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WCAI optimistic of merger with BCCI

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April 13, 2005 22:51 IST

The Women's Cricket Association of India is hoping that India's spectacular run at the women's World Cup in South Africa, where the team finished runners-up, will facilitate the process of merging with the Board for Control of Cricket in India.

"Since the ICC and International Women's Cricket Council have merged, we feel that very soon the merger of the WCAI and the BCCI will also happen," said Shubhangi Kulkarni, honorary secretary of the WCAI.

Also read: Mithali lauds World Cup showing

"The WCAI has been given an extension of one year by the ICC, while the other women's boards have been told to merge with their cricket boards."

Kulkarni said since the ICC and IWCC have merged, it would now be difficult for the WCAI to participate in international tournaments, unless it merges with the BCCI.

"The ICC has given us a period of one year to merge with the BCCI, but I am sure the merger will happen soon."

The BCCI had rejected the WCAI's merger offer a couple of years back.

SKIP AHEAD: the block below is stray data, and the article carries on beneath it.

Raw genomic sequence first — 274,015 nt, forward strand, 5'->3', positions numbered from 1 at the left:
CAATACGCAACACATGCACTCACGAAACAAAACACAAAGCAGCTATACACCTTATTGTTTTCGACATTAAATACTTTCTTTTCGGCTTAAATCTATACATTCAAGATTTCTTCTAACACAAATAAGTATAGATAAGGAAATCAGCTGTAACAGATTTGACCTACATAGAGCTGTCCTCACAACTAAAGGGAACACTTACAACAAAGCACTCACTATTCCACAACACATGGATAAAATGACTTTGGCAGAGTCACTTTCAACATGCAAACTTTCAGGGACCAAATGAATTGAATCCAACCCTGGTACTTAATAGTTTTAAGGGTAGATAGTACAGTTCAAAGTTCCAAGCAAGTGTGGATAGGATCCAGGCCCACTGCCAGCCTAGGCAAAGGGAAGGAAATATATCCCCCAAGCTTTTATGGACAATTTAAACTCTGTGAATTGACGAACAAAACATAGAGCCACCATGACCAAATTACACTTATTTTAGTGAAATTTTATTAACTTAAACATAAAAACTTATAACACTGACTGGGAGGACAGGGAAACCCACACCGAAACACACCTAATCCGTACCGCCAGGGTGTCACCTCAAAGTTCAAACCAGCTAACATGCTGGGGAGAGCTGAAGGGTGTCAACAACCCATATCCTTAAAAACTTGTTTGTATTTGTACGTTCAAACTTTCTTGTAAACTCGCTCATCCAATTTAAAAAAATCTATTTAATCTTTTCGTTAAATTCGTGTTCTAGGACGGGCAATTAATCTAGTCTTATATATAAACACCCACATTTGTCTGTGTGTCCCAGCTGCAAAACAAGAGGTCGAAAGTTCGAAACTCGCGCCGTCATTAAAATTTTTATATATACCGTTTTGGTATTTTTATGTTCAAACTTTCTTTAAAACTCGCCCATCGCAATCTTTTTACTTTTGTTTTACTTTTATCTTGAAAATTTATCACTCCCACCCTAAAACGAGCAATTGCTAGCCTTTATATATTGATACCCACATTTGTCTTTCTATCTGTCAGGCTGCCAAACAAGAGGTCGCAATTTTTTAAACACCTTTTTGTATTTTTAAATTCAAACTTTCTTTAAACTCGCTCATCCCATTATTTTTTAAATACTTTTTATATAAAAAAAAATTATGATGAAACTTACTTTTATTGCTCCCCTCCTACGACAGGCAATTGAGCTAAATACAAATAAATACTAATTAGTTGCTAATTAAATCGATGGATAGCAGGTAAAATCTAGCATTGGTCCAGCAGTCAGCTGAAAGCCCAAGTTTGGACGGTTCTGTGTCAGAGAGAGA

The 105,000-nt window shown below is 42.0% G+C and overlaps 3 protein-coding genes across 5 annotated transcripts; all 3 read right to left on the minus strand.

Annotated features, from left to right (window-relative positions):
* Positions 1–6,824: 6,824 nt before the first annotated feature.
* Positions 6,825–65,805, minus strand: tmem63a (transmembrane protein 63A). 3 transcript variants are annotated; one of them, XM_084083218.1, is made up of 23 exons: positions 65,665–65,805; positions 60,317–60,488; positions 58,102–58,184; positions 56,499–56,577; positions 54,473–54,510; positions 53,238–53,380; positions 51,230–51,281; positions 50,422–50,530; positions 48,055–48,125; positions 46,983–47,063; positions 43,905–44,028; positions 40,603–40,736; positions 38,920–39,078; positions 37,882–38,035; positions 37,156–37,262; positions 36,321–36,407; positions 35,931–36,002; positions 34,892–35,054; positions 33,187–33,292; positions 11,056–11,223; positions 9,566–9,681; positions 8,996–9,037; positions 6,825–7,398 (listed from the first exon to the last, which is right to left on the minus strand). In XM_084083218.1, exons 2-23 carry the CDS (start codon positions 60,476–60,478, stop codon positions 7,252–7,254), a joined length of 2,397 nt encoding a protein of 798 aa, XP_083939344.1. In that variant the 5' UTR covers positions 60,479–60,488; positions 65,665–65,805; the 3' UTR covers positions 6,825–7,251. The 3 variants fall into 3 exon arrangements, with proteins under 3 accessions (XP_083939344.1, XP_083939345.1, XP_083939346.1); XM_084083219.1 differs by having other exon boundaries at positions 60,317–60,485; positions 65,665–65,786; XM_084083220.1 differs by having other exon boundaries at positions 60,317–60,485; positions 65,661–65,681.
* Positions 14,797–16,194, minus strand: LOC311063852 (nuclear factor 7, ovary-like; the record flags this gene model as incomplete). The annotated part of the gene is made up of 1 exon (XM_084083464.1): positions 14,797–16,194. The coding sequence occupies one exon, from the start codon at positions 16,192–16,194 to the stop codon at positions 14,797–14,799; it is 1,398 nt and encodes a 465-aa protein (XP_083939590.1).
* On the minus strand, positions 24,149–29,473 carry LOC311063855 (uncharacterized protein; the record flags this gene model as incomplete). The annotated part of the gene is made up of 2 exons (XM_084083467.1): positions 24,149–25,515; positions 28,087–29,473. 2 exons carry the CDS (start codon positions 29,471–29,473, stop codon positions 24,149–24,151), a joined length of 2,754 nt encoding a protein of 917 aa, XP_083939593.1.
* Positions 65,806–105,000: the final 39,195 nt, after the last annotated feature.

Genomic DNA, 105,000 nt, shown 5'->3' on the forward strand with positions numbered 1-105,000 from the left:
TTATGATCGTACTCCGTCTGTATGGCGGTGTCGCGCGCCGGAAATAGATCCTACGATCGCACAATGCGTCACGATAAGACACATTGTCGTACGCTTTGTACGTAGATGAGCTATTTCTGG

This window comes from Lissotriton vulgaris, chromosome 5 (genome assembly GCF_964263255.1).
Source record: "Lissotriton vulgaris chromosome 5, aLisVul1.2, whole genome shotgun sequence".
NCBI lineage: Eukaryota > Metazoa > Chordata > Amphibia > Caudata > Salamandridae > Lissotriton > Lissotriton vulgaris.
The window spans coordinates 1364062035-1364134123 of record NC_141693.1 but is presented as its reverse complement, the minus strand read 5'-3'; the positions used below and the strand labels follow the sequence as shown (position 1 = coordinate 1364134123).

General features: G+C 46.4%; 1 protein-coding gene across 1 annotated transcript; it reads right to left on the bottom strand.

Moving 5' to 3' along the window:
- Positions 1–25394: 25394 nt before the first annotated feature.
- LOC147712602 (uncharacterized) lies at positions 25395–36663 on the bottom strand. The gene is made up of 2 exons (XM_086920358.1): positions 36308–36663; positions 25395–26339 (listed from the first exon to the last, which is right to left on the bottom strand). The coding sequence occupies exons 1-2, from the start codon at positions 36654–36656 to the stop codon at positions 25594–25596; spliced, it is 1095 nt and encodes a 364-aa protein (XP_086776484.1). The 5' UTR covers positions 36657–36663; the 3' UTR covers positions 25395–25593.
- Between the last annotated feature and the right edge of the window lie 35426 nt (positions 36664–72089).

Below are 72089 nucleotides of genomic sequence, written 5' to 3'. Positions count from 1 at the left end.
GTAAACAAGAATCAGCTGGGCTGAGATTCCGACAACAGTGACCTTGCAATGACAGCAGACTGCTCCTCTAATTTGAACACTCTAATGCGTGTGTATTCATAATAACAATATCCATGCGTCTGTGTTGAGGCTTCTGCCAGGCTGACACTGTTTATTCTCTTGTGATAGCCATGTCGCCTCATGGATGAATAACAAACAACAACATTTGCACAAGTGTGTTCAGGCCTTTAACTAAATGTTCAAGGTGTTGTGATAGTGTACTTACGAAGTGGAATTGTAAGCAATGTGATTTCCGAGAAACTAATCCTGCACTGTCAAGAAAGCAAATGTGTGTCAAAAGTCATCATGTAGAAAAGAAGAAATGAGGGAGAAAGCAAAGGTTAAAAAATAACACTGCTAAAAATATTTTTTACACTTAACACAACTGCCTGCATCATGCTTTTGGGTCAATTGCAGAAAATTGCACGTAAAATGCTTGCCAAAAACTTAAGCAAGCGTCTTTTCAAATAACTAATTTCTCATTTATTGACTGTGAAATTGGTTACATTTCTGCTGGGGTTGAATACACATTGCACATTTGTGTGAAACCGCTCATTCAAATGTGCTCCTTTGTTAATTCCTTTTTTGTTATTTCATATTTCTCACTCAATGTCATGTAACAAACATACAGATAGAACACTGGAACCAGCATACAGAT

"We had spoken to the BCCI president, Jagmohan Dalmiya, a couple of years back about the merger and he had put it to the AGM of the Board. He then replied back saying that the merger is not possible now, but maybe later on."

Kulkarni said the BCCI had been approached again, a couple of months back.

"We have not yet received a response from the BCCI after that. We will be approaching the BCCI again in a couple of weeks," she added.

Kulkarni said she had spoken to ICC president Ehsan Mani in South Africa, and he assured her that the merger would take place.

"He said that he would speak to the BCCI regarding this matter. We are hopeful that a solution will come out soon," she added.

However, one wonders if a quick solution is possible considering the countless pending matters before the BCCI and the never-ending legal battles it is engaged in. The unprofessional approach of the BCCI has made the simplest of things seem difficult, the best example being the pending issue of telecast rights.

Harish Kotian